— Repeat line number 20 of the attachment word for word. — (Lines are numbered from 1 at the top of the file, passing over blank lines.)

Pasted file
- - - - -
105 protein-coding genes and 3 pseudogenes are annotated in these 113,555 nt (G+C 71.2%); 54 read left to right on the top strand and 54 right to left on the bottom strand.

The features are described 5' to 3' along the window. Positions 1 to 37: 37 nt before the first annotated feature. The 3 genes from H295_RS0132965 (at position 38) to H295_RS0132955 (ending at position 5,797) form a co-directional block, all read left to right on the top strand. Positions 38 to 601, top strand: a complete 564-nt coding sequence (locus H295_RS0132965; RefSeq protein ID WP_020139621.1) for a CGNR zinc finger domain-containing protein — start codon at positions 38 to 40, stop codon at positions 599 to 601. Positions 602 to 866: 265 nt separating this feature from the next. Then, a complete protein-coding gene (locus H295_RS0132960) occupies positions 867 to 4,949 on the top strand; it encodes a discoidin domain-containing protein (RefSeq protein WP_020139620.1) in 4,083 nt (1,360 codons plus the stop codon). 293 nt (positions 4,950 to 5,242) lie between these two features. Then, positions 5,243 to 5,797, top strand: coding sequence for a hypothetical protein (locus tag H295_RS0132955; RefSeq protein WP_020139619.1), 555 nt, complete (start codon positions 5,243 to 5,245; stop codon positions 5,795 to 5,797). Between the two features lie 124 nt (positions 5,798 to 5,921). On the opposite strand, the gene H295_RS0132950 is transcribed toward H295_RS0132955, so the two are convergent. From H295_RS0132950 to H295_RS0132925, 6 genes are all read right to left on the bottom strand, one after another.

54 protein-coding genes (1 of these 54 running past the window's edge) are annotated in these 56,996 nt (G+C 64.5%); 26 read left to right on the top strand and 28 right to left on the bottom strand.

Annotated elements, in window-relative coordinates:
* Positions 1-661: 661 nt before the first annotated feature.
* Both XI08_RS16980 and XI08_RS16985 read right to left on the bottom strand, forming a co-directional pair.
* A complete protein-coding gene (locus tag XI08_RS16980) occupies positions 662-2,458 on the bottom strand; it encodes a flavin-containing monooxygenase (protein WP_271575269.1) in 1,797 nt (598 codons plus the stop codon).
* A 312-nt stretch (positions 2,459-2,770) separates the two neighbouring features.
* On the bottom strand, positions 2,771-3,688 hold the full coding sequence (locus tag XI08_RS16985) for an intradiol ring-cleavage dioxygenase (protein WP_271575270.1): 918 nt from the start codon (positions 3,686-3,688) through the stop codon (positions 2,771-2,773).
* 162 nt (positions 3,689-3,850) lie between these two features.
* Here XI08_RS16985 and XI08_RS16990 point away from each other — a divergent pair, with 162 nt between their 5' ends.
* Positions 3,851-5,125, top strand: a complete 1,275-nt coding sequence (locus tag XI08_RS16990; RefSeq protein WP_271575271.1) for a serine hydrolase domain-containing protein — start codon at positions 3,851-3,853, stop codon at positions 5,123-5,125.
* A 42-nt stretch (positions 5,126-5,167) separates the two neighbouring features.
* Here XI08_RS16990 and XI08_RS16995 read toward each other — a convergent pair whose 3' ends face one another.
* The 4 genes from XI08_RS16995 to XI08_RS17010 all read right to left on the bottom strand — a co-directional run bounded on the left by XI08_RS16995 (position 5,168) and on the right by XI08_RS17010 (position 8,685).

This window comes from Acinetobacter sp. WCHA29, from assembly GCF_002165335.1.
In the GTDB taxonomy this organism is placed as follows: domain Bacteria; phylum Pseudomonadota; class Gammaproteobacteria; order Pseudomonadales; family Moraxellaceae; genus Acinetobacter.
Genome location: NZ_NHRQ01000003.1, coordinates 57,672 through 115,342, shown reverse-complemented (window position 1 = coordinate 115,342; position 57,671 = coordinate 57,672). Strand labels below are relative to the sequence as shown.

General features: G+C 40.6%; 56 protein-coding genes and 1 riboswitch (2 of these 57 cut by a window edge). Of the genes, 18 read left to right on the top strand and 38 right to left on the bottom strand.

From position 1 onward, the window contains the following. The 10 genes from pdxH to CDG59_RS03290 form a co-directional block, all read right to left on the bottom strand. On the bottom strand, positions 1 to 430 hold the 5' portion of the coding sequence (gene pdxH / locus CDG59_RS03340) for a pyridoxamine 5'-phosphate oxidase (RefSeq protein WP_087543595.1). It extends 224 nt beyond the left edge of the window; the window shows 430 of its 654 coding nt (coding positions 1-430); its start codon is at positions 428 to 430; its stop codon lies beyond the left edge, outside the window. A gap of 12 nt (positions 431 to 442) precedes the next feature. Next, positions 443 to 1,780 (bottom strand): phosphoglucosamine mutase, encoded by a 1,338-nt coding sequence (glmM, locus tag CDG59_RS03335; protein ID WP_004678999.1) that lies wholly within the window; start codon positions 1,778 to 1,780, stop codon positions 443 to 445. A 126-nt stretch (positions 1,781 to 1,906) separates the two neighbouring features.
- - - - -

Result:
From position 1 onward, the window contains the following. The 10 genes from pdxH to CDG59_RS03290 form a co-directional block, all read right to left on the bottom strand. On the bottom strand, positions 1 to 430 hold the 5' portion of the coding sequence (gene pdxH / locus CDG59_RS03340) for a pyridoxamine 5'-phosphate oxidase (RefSeq protein WP_087543595.1). It extends 224 nt beyond the left edge of the window; the window shows 430 of its 654 coding nt (coding positions 1-430); its start codon is at positions 428 to 430; its stop codon lies beyond the left edge, outside the window. A gap of 12 nt (positions 431 to 442) precedes the next feature. Next, positions 443 to 1,780 (bottom strand): phosphoglucosamine mutase, encoded by a 1,338-nt coding sequence (glmM, locus tag CDG59_RS03335; protein ID WP_004678999.1) that lies wholly within the window; start codon positions 1,778 to 1,780, stop codon positions 443 to 445. A 126-nt stretch (positions 1,781 to 1,906) separates the two neighbouring features.